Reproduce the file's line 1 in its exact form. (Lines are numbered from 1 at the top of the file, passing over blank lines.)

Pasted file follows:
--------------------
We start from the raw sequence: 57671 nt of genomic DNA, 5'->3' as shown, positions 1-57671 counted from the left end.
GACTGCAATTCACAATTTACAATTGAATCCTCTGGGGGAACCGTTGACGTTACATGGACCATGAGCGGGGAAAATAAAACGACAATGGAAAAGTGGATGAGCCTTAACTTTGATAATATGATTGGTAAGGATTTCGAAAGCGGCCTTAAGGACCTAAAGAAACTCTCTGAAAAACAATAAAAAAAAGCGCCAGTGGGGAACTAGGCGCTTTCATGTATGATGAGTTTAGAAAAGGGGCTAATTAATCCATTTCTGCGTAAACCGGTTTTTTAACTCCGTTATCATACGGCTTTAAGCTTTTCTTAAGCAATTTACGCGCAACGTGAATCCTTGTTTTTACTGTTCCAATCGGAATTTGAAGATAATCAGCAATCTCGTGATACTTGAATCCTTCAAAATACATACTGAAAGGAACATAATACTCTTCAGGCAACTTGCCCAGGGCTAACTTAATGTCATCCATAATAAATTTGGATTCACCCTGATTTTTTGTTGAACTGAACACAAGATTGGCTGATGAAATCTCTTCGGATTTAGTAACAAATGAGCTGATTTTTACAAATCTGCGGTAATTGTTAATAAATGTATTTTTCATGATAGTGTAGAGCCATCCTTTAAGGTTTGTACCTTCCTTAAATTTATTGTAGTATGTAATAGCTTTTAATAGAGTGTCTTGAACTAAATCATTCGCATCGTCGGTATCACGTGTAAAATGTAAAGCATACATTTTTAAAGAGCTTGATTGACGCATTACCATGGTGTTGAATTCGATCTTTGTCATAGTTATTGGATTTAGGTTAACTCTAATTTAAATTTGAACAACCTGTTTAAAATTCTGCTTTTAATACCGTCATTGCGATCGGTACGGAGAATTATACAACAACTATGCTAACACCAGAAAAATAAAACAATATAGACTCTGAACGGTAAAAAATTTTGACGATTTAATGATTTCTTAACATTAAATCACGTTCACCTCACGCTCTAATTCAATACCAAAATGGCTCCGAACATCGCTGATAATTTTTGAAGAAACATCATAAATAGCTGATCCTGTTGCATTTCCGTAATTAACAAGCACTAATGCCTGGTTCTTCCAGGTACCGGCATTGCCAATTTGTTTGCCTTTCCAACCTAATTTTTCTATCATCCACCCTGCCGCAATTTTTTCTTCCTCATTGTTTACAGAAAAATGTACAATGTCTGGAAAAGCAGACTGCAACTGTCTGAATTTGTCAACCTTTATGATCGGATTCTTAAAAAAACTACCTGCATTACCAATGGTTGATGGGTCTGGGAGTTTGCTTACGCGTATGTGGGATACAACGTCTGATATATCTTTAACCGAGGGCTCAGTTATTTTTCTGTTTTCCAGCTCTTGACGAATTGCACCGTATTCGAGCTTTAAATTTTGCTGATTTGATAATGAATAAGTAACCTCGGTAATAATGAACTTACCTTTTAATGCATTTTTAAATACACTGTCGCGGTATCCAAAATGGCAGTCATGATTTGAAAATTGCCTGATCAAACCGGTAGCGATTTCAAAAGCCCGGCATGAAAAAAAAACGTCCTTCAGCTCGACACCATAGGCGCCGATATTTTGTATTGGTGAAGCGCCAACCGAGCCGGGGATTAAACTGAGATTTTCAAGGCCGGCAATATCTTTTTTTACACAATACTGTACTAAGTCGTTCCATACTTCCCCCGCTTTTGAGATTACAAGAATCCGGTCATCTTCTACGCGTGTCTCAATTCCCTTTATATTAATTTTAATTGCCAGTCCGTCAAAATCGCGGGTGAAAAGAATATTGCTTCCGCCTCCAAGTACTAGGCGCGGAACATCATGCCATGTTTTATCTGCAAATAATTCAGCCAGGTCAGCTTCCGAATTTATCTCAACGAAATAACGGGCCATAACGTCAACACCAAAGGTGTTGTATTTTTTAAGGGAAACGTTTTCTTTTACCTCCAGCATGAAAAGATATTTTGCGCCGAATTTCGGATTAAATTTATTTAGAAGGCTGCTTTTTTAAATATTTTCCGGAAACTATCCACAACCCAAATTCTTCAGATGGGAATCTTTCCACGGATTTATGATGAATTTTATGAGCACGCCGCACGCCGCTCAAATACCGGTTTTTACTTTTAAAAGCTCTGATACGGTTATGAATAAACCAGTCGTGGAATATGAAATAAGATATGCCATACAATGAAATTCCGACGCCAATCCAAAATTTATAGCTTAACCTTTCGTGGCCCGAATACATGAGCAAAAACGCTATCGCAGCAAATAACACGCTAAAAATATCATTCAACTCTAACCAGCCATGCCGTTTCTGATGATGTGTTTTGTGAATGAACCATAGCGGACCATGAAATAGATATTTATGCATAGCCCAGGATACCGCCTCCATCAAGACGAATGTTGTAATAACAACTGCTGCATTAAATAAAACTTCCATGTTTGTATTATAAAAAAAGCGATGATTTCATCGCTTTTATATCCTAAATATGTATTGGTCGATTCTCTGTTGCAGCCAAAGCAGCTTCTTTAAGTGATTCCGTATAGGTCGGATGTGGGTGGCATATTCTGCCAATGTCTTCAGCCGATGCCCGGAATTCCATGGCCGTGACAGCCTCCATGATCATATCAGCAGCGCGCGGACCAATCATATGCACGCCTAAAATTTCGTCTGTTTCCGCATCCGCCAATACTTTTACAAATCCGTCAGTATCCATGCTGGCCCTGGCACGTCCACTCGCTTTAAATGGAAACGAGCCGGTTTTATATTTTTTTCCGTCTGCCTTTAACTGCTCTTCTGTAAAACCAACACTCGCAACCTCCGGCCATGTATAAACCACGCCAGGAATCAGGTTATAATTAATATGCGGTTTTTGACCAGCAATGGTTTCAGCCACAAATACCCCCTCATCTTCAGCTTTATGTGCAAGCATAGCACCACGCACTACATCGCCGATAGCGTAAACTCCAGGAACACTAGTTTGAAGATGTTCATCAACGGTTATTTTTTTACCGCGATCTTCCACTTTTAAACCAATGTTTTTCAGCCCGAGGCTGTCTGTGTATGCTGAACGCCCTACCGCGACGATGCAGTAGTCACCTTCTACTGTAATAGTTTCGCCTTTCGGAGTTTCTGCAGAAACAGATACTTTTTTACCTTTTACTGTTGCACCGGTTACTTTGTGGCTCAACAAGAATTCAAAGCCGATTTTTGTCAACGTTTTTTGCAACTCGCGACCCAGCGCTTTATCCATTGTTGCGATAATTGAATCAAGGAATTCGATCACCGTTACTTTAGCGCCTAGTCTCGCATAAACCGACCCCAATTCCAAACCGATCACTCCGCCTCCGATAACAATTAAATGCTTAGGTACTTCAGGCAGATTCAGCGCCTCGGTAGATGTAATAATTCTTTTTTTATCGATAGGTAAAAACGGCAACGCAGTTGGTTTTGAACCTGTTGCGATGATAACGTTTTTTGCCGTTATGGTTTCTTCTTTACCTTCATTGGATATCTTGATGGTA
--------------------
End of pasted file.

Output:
We start from the raw sequence: 57671 nt of genomic DNA, 5'->3' as shown, positions 1-57671 counted from the left end.